The rise in unspent relief dollars is a major reason Republicans in Congress oppose Democrats’ efforts to appropriate billions of additional federal dollars to manage the pandemic.
Here is a list of the states, territories and cities that got a share of the $2.25 billion.
Americans returned to driving in 2021 after a year at home to avoid COVID-19. That year, the National Highway Traffic Safety Administration said 43,000 people died on US highways, streets and highways. That’s a 10.5% jump from 2020.
But remember, that year was an anomaly for all the reasons you know well. The report lists some of the categories that have seen the biggest increases in road fatalities. Rural roads were particularly dangerous.
Traffic fatalities (number of fatalities) in the following categories saw relatively large increases in 2021 compared to 2020:
- on rural interstate roads (+15%),
- urban thoroughfare (+15%),
- during the day (+11%).
- weekends (+11%).
- on out-of-state travel (+15%), reversing the trend seen in 2020.
- newer (vehicle age
- passenger vehicles (+10%).
- multi-vehicle accidents (+16%).
- speed-related crashes (up 5%) – even higher than pre-pandemic levels in 2019.
- Age group 25-34 (+10%), age group 35-44 (+15%), age group 45-54 (+12%) and age group 65 and over (up 14%), reversing the downward trend in deaths among people aged 65 and over seen in 2020.
- women (+12%).
- non-retained passenger vehicle occupants (up 3%) – even higher than pre-pandemic levels in 2019.
- alcohol-related crashes (up 5%) – even higher than pre-pandemic levels in 2019.
- motorcyclist deaths (+9%), continuing the trend observed in 2020.
- pedestrian fatalities (up 13%); pedal deaths (+ 5%).
- accidents involving at least one large truck (+13%), reversing the trend observed in 2020.
Many journalists reported in 2020 on drivers seeming to go faster because, with people working from home, there was less traffic. I pulled out some data that might help you follow this angle:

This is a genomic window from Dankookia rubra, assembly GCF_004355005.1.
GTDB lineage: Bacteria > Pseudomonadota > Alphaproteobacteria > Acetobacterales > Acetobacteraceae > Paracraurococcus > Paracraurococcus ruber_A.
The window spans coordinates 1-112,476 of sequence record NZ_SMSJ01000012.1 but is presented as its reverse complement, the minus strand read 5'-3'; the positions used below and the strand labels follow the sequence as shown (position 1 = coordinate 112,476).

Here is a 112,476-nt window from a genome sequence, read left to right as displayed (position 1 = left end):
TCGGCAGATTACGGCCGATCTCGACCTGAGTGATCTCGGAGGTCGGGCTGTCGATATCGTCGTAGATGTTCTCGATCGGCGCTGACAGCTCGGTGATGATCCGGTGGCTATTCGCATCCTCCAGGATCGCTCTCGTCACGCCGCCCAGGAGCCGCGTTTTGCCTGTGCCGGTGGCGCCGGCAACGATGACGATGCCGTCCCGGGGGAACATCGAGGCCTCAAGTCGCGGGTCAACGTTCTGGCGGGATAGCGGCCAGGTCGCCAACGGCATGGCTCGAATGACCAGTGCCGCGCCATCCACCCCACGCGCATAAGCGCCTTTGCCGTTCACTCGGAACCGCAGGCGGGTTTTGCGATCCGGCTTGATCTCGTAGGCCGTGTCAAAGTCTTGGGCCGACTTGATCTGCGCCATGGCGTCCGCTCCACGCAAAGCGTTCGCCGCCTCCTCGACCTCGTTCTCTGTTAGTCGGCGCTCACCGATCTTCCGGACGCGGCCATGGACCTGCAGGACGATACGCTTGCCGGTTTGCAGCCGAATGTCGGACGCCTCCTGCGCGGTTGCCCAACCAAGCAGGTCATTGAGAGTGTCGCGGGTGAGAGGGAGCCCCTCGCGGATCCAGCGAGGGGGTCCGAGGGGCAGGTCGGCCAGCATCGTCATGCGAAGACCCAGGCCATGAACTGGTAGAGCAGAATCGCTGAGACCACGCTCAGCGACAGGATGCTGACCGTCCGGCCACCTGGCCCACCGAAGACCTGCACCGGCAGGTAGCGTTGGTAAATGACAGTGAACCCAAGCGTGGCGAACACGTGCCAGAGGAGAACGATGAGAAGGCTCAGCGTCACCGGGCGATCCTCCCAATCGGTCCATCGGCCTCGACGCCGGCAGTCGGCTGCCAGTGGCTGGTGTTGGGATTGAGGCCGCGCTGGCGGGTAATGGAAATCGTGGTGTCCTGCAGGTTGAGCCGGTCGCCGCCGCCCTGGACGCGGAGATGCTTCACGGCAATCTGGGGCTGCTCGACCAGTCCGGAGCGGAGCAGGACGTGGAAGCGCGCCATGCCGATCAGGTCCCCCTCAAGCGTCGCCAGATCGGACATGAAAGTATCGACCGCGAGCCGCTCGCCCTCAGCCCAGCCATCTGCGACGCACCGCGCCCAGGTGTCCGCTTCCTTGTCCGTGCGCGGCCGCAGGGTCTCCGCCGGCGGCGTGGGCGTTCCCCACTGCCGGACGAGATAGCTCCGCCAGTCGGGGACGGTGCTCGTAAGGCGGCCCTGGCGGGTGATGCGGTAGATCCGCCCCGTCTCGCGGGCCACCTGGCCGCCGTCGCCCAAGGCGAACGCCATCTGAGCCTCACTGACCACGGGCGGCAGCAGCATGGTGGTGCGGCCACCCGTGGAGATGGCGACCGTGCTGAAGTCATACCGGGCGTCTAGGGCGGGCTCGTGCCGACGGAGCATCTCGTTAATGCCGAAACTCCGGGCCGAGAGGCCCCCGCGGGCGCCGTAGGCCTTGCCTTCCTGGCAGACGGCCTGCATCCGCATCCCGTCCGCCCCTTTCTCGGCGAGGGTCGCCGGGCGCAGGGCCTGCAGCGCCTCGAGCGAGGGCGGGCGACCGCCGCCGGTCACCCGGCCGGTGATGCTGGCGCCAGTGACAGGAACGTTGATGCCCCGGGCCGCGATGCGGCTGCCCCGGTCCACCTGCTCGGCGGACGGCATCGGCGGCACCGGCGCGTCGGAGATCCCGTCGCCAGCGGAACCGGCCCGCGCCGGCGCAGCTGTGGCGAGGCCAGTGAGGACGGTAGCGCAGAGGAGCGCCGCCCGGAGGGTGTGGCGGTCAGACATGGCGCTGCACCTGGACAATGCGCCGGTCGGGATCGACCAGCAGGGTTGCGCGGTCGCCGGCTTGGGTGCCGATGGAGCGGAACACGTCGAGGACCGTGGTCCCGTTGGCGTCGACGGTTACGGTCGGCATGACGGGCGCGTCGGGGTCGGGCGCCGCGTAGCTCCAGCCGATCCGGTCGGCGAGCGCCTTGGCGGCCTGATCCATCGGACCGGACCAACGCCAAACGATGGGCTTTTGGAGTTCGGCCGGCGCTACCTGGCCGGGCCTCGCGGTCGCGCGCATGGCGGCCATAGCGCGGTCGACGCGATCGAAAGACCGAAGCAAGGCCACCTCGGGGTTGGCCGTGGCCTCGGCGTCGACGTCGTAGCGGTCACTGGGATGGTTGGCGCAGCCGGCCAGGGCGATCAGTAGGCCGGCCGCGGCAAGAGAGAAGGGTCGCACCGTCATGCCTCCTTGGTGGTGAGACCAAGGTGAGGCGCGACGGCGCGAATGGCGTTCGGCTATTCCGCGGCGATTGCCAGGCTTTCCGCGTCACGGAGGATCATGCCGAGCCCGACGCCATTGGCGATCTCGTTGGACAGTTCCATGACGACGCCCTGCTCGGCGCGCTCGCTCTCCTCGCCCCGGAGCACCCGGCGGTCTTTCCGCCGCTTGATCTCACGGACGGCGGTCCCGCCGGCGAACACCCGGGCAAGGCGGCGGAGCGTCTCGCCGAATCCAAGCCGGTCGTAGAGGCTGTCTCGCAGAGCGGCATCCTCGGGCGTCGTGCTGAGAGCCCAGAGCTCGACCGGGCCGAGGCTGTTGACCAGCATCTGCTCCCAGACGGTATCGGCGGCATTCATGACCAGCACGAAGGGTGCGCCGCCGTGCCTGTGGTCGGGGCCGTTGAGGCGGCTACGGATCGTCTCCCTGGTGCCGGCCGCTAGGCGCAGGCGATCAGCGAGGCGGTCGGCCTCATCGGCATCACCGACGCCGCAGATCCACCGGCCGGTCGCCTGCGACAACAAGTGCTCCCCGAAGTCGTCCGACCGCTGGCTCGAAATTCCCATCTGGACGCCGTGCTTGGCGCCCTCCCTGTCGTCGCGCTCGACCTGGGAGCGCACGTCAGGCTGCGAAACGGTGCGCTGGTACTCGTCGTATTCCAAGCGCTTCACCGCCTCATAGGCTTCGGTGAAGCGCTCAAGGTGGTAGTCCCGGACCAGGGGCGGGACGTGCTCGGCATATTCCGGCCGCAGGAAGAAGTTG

During the COVID-19 pandemic in 2020, speed-related fatalities increased sharply from 2019 to 2020 (17%). This year, data shows that speed-related fatalities increased further (up to 5%) from 2020 to 2021. As a result, estimated fatalities in speed-related crashes in 2021 were even higher compared to 2019 pre-pandemic levels.
The number of motorcycle-related deaths has increased, and I wonder, with the increase in gas prices, if we will see an increase in ridership this summer. I bet yes. I see a lot of these e-bikes these days too, and some of them go quite fast, just like motorcycles in city traffic.
Each year, the Social Security Administration releases a list of the most popular baby names from the previous year. This year, a few old-fashioned names made the list:
You can also search for your year of birth to see what the most popular names were at the time. The most popular names in my year were Michael and Mary. I guess the parents weren’t feeling particularly creative at the time.
A congressional committee held the first UFO hearing for the first time since the 1960s, and while the military didn’t reveal any huge surprises, the hearing confirmed that some of the most widely circulated videos of the “unidentified aerial phenomenon” are real. One of the most interesting parts of the hearing is the news that the Pentagon says there have been 400 military reports of possible encounters.
A navy official said a floating pyramid-shaped object captured on military videos was likely a drone. Scott Bray, the deputy director of Naval Intelligence, told the House committee that UAP reports increased dramatically between 2004 and 2021, likely because there’s less stigma attached to reporting such incidents these days.